Because of a tangled chain of contracts, it is difficult to determine any final accountability: Blackwater was contracted through a Kuwaiti company, Regency, to a Cypriot company, ESS, who was the food caterer on the base. But ESS has refused to tell FRONTLINE exactly whom they were working for. FRONTLINE asked ESS about a clause in its contract that references KBR, the engineering subsidiary of Halliburton. Without explaining the clause, ESS said it was not working for KBR on March 31. KBR also says it wasn't involved and that under the terms of its contract with the Army, KBR and all its subcontractors must use military security. [Read more of KBR's response to FRONTLINE about this issue.] Blackwater denies responsibility for the contractors' deaths. The families' lawsuit has yet to be scheduled in court.
Erinys, a British company, has a $50 million contract to protect the U.S. Army Corps of Engineers in Iraq. Worldwide, the company has had contracts to protect the U.S. Agency for International Development (USAID), Fluor, Siemens and the BBC. Erinys, which also had a $100 million contract to protect Iraqi oil fields, has grossed more than $150 million in Iraq over the last few years. It is staffed with an assortment of ex-Special Forces and policemen from around the world. A private security guard at Erinys makes approximately $400 dollars a day, twice what a soldier makes, and some guards make up to $1000 a day. The company says it has never lost a client, but three Erinys guards have lost their lives on the Army Corps contract and another 16 Erinys employees have died protecting Iraq's oil infrastructure. According to Erinys, its employees have killed approximately 70 insurgents.
+ Read an interview with Erinys executive Andy Melville, who discusses his company's operations in Iraq.
KBR, Halliburton's engineering and construction subsidiary, has been asked to perform nearly $12 billion worth of services in Iraq, where it is the military's main supplier. The company, which operates over 60 sites throughout Iraq and Kuwait, has shipped and delivered 500 million gallons of fuel and 100 million pounds of mail. KBR employs 50,000 in the region, including 13,000 Americans as well as lower-paid workers from the Philippines, India, Bangladesh and Sri Lanka. Sixty-five KBR employees, including 16 truckers, have been killed since the beginning of the war.
The company has performed most of its nearly $12 billion worth of work in Iraq under two military contracts: the Logistics Civil Augmentation Program (LOGCAP) contract valued at an estimated $8.5 billion so far, and the $2.5 billion Restore Iraqi Oil (RIO) contract.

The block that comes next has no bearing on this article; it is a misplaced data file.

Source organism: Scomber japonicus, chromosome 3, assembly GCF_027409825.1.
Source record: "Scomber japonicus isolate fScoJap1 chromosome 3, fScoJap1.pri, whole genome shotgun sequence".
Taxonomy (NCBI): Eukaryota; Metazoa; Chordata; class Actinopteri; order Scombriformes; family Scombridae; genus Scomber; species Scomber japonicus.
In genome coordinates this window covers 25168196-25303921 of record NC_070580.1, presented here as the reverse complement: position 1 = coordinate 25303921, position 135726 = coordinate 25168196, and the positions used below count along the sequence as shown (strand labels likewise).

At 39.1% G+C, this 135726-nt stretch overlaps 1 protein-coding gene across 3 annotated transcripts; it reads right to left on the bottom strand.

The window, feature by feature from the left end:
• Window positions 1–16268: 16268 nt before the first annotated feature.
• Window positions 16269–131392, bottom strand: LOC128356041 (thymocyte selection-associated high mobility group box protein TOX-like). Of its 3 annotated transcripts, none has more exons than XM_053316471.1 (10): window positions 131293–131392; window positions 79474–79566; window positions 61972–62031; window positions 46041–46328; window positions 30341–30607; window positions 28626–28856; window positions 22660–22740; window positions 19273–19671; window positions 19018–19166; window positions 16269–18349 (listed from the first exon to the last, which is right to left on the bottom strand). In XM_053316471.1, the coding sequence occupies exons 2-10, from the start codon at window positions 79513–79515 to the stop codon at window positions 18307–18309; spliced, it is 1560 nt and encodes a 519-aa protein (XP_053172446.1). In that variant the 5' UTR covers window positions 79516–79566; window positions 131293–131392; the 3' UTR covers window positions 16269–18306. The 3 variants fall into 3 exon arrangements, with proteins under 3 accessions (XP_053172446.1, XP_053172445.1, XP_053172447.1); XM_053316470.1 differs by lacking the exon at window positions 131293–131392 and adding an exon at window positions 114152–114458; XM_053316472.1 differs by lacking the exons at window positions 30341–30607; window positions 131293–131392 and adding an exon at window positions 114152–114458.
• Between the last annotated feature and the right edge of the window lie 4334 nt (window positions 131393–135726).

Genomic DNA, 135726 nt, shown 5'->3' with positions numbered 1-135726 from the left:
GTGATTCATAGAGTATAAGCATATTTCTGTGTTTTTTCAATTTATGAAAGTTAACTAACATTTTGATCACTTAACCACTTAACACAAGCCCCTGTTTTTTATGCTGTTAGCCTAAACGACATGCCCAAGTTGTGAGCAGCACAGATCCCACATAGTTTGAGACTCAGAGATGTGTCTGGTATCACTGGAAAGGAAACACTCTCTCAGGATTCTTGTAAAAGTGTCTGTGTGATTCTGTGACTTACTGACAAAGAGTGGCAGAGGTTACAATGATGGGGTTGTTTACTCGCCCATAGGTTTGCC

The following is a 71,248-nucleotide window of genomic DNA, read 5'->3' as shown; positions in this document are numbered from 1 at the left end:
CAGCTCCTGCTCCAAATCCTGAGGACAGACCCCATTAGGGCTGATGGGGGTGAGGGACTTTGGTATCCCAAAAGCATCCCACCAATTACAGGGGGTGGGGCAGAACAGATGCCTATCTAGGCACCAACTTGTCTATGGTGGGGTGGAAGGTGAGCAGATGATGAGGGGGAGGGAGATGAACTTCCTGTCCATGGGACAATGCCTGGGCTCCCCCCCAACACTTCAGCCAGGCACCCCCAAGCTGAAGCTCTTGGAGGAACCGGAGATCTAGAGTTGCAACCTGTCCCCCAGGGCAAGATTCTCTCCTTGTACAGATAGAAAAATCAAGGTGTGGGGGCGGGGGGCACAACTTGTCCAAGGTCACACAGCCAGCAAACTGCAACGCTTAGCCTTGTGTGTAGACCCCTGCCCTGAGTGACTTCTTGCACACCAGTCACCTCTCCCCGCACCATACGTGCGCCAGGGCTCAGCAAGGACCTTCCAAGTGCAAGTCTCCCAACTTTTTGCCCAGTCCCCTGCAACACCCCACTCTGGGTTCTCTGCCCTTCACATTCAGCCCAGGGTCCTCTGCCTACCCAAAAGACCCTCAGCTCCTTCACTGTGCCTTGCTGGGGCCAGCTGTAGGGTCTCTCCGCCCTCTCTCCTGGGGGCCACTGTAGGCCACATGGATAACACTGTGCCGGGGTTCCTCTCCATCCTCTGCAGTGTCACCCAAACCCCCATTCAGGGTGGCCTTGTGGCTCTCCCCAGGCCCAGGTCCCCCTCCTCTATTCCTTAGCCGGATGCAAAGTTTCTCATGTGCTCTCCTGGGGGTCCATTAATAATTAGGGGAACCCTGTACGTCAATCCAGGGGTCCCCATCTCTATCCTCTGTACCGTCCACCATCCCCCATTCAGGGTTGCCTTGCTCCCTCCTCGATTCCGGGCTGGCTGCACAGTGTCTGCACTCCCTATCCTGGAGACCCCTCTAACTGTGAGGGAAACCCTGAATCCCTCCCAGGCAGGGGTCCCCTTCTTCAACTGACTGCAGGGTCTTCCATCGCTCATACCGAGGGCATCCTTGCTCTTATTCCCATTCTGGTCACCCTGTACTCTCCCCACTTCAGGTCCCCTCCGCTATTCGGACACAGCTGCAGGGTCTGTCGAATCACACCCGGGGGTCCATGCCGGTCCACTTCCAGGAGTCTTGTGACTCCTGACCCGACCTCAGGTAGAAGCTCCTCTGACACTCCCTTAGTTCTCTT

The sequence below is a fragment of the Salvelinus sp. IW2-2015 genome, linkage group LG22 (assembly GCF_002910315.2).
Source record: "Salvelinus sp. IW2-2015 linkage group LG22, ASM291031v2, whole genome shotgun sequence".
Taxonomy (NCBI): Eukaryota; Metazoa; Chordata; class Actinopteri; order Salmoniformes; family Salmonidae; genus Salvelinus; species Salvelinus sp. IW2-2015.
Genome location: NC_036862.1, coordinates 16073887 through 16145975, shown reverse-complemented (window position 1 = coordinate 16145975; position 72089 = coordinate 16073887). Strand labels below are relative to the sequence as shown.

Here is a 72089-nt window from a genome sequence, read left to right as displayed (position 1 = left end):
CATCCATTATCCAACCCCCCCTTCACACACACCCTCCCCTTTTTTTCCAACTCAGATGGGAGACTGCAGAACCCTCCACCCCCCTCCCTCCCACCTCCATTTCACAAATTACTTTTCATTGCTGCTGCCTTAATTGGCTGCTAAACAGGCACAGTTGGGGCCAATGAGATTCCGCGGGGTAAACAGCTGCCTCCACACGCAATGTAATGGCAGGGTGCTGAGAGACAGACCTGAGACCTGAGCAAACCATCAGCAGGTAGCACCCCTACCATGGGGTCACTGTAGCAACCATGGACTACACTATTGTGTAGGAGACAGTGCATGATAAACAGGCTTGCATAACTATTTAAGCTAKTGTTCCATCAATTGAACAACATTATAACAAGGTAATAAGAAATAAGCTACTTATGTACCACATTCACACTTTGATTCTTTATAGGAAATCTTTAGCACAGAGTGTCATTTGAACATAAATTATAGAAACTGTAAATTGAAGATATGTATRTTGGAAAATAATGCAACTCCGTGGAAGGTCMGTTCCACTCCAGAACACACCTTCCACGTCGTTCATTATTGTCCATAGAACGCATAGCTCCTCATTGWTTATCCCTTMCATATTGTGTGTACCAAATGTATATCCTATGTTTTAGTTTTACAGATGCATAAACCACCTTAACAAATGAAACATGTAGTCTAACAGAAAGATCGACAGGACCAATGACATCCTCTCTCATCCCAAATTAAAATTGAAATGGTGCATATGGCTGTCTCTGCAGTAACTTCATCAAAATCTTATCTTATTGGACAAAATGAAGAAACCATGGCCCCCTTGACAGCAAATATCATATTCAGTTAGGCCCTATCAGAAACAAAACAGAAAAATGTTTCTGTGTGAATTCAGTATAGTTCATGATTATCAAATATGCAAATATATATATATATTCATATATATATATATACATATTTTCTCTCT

Under the terms of the 10-year LOGCAP contract, which KBR won in December 2001, KBR provides logistics and infrastructure support for U.S. forces worldwide, including building U.S. Army camps and providing services including food service, laundry, sanitation and utilities.
In July 2004, the non-partisan Government Accountability Office released an audit of the LOGCAP contract which investigated a dispute between KBR and Pentagon auditors regarding $88 million in charges for food in KBR dining facilities that was never served. A Halliburton spokesperson says the dispute was due to "interpretive differences in billing approaches," and that KBR was contractually required to be ready to feed a specified minimum number of soldiers. In April 2005, Halliburton announced that it had reached an agreement with the Army over the billing charges: The Army would pay KBR $1.176 billion while retaining $55.1 million of the $200 million it had withheld during the dispute. KBR agreed to negotiate adjustments to its contracts with subcontractors, and the Army changed portions of KBR's contracts to "firm fixed price," as opposed to the previous "cost-plus" contracts that would have given KBR a percentage of profit above the cost of the contract.
In March 2003, on the eve of the war, the Army Corps of Engineers and KBR secretly signed the controversial no-bid, emergency RIO contract under which the company would restore Iraqi oil infrastructure that would presumably be damaged during the war, as well as import and distribute fuel in Iraq.
An October 2004 Pentagon audit of the RIO contract alleges that KBR overcharged $108 million for fuel expenses. According to an account in Fortune Magazine, in one example the audit described as "illogical" KBR's claim that it spent $27.5 million shipping to Iraq liquefied gas it had purchased in Kuwait for $82,100. KBR executive Charles "Stoney" Cox, who directed the RIO project in Kuwait and Iraq, testified before Congress that "KBR did everything possible to ensure the Army's requirements were met at the lowest possible cost, " and that the security situation in Iraq and the high cost of logistics drove up the fuel costs. A Halliburton spokesperson told FRONTLINE: "For all but two weeks of the 11-month fuel mission, KBR was specifically directed by the Army to purchase particular amounts of gasoline and other fuels from Kuwait." In December 2003, the Pentagon terminated the RIO contract.
+ Read an interview with Paul Cerjan, vice president of worldwide military operations for KBR.